- Letters to Alice: Birth of the Kleberg-King Ranch Dynasty ed. by Jane Clements Monday and Frances Brannen Vick
The writing team of Jane Monday and Frances Brannen Vick has produced a number of excellent books about South Texas and the King and Kenedy ranches over the years, in particular Petra’s Legacy: The South Texas Ranching Empire of Petra Vela and Mifflin Kenedy (2007). This book follows in that tradition. Using their knowledge and background of the area and of these fascinating families, the two authors have meticulously and laboriously deciphered a series of love letters from Robert Justus Kleberg, a young lawyer practicing in South Texas during the last half of the nineteenth century, to Alice Gertrudis King, the daughter of the famous Texas rancher Captain Richard King and Henrietta Chamberlain King. The young couple, who married after the death of Captain King, went on to found the King-Kleberg Dynasty, which still controls the ranch and many international operations.
The letters, as Monday and Vick note, are “truly Victorian love letters. They show a deepening love between these two people, the traumas they went through, and their emergence as a couple ready and able to carry on the legacy and ensure the dynasty that Richard and Henrietta had begun”(xiii). The book provides an insight not only into the young couple and Robert’s love for Alice, his “Little Heart,” but a fascinating and intimate glimpse into the life and times of the post-Civil War years in South Texas.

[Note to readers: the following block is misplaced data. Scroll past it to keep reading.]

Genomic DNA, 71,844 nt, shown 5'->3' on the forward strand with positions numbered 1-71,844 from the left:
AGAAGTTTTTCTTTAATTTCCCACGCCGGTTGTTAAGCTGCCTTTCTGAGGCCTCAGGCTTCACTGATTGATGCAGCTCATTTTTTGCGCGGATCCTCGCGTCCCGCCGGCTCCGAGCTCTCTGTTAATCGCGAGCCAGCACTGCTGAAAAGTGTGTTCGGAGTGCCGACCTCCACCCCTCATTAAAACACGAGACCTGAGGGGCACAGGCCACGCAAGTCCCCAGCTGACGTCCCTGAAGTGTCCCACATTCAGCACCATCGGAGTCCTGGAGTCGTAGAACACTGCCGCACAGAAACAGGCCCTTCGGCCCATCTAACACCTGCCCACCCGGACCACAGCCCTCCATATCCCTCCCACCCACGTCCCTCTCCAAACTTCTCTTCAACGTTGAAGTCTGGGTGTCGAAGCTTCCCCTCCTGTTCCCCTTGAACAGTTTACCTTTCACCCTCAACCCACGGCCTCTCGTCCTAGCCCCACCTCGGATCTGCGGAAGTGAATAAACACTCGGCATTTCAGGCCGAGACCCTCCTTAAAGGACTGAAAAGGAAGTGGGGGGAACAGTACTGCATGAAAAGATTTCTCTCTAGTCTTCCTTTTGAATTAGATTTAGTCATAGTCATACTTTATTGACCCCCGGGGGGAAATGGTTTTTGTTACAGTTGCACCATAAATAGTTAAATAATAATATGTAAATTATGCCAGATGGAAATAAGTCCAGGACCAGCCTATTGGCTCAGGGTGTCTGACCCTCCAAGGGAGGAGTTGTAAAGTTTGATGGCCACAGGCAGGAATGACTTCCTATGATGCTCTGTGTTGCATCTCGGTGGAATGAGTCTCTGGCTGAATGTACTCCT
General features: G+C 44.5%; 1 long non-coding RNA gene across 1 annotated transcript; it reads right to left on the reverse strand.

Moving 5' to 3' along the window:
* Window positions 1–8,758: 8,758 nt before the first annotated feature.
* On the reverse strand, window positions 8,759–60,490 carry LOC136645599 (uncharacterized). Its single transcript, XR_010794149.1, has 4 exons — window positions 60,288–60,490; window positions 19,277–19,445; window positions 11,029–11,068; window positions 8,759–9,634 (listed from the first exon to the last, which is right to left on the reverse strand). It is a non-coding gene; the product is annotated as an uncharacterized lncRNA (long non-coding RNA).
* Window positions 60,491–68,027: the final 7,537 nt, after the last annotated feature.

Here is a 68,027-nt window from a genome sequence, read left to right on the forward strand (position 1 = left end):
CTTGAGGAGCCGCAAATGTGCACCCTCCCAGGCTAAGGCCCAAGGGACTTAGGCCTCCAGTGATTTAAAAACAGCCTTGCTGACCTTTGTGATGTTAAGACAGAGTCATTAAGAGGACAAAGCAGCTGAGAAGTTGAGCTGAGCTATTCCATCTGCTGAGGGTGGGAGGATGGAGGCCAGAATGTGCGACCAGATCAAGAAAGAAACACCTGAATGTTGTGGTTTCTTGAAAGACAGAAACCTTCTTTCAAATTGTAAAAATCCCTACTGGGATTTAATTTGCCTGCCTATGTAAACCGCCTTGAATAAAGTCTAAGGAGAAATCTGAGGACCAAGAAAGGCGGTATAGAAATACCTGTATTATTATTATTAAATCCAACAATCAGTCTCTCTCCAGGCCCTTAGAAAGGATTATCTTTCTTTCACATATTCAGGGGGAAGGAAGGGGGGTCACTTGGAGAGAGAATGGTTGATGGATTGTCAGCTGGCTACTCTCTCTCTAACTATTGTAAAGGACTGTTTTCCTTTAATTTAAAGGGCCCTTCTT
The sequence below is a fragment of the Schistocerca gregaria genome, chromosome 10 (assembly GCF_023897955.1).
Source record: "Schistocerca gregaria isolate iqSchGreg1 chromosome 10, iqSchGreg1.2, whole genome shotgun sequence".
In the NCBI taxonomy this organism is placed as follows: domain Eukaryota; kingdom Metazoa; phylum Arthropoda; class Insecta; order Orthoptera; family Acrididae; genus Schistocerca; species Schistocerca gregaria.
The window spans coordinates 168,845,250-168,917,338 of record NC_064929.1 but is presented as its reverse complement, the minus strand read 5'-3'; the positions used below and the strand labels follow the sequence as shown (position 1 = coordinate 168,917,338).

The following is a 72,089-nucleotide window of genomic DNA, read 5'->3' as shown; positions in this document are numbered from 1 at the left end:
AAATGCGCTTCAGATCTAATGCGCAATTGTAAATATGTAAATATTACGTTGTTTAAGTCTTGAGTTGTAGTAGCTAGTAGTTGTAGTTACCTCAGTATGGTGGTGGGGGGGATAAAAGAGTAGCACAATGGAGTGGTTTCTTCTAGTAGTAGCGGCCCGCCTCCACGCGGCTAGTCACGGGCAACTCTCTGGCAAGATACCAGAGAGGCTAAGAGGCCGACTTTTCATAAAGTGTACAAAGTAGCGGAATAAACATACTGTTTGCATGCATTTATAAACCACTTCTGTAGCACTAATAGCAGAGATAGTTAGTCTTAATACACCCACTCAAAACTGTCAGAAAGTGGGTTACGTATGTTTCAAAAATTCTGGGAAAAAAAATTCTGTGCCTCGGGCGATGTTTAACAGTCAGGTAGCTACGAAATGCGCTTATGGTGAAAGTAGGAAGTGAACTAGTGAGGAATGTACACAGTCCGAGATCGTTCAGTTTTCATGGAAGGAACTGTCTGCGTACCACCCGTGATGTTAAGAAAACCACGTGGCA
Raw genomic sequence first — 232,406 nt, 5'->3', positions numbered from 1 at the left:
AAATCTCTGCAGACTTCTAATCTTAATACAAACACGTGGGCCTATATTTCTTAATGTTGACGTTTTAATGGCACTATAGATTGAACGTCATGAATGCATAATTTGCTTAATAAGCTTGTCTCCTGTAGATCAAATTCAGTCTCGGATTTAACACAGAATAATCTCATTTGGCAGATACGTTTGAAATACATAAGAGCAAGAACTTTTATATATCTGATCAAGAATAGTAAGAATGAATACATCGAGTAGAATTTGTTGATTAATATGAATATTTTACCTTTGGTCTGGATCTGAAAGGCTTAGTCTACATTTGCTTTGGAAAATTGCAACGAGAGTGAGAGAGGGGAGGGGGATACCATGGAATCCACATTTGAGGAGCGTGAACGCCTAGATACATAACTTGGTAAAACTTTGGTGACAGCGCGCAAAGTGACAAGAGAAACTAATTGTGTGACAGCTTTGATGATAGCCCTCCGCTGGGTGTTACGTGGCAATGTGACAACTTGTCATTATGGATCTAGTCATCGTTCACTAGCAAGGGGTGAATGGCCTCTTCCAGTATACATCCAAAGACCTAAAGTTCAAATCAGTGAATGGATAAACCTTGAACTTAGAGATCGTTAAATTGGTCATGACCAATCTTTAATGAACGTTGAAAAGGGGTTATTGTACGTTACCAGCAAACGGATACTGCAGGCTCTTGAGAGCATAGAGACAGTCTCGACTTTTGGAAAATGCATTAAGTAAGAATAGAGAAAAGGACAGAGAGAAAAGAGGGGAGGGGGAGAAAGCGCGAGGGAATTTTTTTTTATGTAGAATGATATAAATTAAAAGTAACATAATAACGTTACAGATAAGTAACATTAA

The letters cover the years from 1884 to 1887 and were written by Robert Kleberg to Alice while he was traveling throughout South Texas, from Corpus Christi to Victoria to San Antonio and to the Rio Grande Valley. In his work as a lawyer Kleberg became acquainted with Captain Richard King and had the opportunity to visit the King Ranch in South Texas. From the letters, it is evident that he fell in love, almost at first sight, with Alice King. Kleberg’s work ethic, his intelligence, and his abilities as a lawyer enabled him to move up in the ranching operation and in the estimation of Captain King and his family. He asked for Alice’s hand in marriage in October 1884, but they would not marry until June 1886, after the death of her father the previous year. Throughout the rest of his life, Robert Kleberg handled all the ranch affairs and worked closely with his mother-in-law, Henrietta King, who never gave up control of the ranch until she passed it on to Alice upon her death in 1925.
The letters are interspersed with historical details and information that help the reader to understand the people and the activities of the time. The authors warn that they have inserted the explanations into the letters rather than placing all the relevant material in the endnotes. As the authors admit, the frequent inserts do interrupt the flow of the letters, but this method has provided a useful tool for understanding the people and events which are mentioned in the letters.
Monday’s prologue provides an admirable review of the history of the Kings and Klebergs, and Vick’s careful transcriptions of the letters offer a fascinating glimpse into the early history of South Texas. [End Page 105]